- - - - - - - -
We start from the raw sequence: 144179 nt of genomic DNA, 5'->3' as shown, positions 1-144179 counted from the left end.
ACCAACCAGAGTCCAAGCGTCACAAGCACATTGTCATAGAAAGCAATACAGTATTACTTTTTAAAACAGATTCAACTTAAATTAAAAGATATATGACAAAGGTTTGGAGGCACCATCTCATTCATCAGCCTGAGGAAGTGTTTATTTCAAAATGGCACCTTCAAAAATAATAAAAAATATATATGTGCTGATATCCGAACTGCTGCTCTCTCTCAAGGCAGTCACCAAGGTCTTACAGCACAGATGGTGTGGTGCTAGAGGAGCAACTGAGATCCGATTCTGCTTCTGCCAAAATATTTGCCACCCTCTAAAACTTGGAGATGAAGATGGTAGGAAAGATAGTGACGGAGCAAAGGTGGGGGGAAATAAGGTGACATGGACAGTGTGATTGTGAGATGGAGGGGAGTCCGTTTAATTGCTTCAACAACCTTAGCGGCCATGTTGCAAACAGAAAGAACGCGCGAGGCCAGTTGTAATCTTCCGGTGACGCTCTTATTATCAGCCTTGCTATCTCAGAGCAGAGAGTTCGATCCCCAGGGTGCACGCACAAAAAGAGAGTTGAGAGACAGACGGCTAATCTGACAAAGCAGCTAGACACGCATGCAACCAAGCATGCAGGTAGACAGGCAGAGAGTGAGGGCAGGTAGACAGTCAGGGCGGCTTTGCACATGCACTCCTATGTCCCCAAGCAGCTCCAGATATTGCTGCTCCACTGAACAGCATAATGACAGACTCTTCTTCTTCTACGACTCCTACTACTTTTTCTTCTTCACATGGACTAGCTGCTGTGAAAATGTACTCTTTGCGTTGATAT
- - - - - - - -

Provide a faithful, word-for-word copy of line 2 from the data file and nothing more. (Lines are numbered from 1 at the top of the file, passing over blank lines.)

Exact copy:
ACCAACCAGAGTCCAAGCGTCACAAGCACATTGTCATAGAAAGCAATACAGTATTACTTTTTAAAACAGATTCAACTTAAATTAAAAGATATATGACAAAGGTTTGGAGGCACCATCTCATTCATCAGCCTGAGGAAGTGTTTATTTCAAAATGGCACCTTCAAAAATAATAAAAAATATATATGTGCTGATATCCGAACTGCTGCTCTCTCTCAAGGCAGTCACCAAGGTCTTACAGCACAGATGGTGTGGTGCTAGAGGAGCAACTGAGATCCGATTCTGCTTCTGCCAAAATATTTGCCACCCTCTAAAACTTGGAGATGAAGATGGTAGGAAAGATAGTGACGGAGCAAAGGTGGGGGGAAATAAGGTGACATGGACAGTGTGATTGTGAGATGGAGGGGAGTCCGTTTAATTGCTTCAACAACCTTAGCGGCCATGTTGCAAACAGAAAGAACGCGCGAGGCCAGTTGTAATCTTCCGGTGACGCTCTTATTATCAGCCTTGCTATCTCAGAGCAGAGAGTTCGATCCCCAGGGTGCACGCACAAAAAGAGAGTTGAGAGACAGACGGCTAATCTGACAAAGCAGCTAGACACGCATGCAACCAAGCATGCAGGTAGACAGGCAGAGAGTGAGGGCAGGTAGACAGTCAGGGCGGCTTTGCACATGCACTCCTATGTCCCCAAGCAGCTCCAGATATTGCTGCTCCACTGAACAGCATAATGACAGACTCTTCTTCTTCTACGACTCCTACTACTTTTTCTTCTTCACATGGACTAGCTGCTGTGAAAATGTACTCTTTGCGTTGATAT